Programs provide more features. A Lithuanian-language website that I found (although it may be dated) http://www.polia.info/Genealogija/Programos.htm outlines a number of genealogical programs. The best seems to be http://www.myheritage.com/genealogy, which allows you to create a family tree on the internet, or download the Family Tree Builder http://www.myheritage.com/family-tree-builder. It is free, and supports Lithuanian language for names and surnames with our specific diacriticals (special signs on letters such as š, č, etc.). These would be important even for non-Lithuanian speakers, because correct diacriticals make the names authentic. Other features are error recognition (warnings when dates do not align, for example), and search tools.

The family tree is a good starting point, because it does not require any more information than name/surname, relationship, date of birth and date of death. Simple. What if you don’t know these dates (or can’t remember them, or… can’t find the scrap you wrote them on)? Maybe there is a photo of grandfather’s headstone somewhere in the pile. Especially in the early post-war decades, they were often sent to us by relatives in Lithuania, together with the ghastly shots of everyone with sadder than usual faces standing around the open coffin of the deceased. If there is no photo of the headstone showing d.o.b. and d.o.d., contact the cemetery (e.g., St. John’s Lithuanian Cemetery, Mississauga). If there are no relatives you can contact in Lithuania to find out where someone is buried, a search may be possible through the municipality. For example, there is a listing of cemeteries in Kaunas and contact information for each. I was informed by one cemetery office there that queries must include the year of death, name and surname is not enough.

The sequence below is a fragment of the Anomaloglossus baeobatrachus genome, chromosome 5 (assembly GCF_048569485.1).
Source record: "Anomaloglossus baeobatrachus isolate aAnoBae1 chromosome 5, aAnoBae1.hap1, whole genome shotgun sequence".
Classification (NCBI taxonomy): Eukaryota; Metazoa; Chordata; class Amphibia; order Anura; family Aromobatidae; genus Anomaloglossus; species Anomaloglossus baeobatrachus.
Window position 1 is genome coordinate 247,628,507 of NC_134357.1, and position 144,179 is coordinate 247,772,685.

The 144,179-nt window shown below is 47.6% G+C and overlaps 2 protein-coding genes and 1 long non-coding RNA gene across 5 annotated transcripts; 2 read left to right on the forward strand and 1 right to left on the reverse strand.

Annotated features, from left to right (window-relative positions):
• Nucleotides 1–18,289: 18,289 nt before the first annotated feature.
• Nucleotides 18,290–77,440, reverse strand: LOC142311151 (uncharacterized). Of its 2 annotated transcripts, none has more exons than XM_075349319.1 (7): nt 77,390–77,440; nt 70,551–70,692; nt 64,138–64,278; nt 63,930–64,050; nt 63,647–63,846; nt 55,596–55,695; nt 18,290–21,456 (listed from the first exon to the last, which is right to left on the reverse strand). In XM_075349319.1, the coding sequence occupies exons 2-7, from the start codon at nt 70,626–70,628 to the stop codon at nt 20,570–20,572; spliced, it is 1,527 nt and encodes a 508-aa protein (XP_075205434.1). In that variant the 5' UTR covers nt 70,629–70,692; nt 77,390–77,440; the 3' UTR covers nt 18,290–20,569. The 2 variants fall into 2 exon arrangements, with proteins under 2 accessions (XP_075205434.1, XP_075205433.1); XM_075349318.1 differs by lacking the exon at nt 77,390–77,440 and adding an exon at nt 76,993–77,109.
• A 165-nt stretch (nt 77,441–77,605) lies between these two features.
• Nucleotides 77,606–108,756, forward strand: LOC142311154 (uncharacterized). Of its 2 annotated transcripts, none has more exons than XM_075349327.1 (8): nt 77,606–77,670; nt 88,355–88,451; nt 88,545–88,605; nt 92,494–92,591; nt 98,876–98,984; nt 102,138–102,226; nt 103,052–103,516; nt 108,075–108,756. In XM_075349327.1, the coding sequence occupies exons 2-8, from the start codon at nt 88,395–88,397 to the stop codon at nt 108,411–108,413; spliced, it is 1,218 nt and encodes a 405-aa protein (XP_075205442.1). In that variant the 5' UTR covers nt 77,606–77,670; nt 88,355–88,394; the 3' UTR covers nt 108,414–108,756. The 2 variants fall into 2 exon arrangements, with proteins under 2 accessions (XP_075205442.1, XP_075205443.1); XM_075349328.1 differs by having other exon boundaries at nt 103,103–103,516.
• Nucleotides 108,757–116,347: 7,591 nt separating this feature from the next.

Turning your attention to your genealogical tasks for just half an hour a day or even an hour every few days will bring you satisfying results – and there’s no exam!

SPIT AND TELL

Listen to your parents – and record their stories!


It’s amazing what you may find once you start digging! Put it all together, then start sorting… You can do it!

 

Earlier this year, I pounced on an online discount on DNA analysis for ethnic origin by Ancestry – one of the most widely known companies who do ancestry searches. I received a kit in the mail, spit a few times in a little bottle, sealed it and sent it off to Ireland. It took at least two months, but I was rewarded with the revelation that I am 99% Lithuanian and 1% Finnish-Northwestern Russian. How fascinating to know! The test also enabled me to register on the Ancestry site with parents surnames and other details.

On the anecdotal side – my sister was crushed… We knew that our mother’s grandmother had a Polish surname, and we delusionally harboured secret aspirations to a shred of Polish nobility – as opposed to our actual flaxen agricultural roots… Alas we could not lay claim to a forgotten castle in the Carpathians.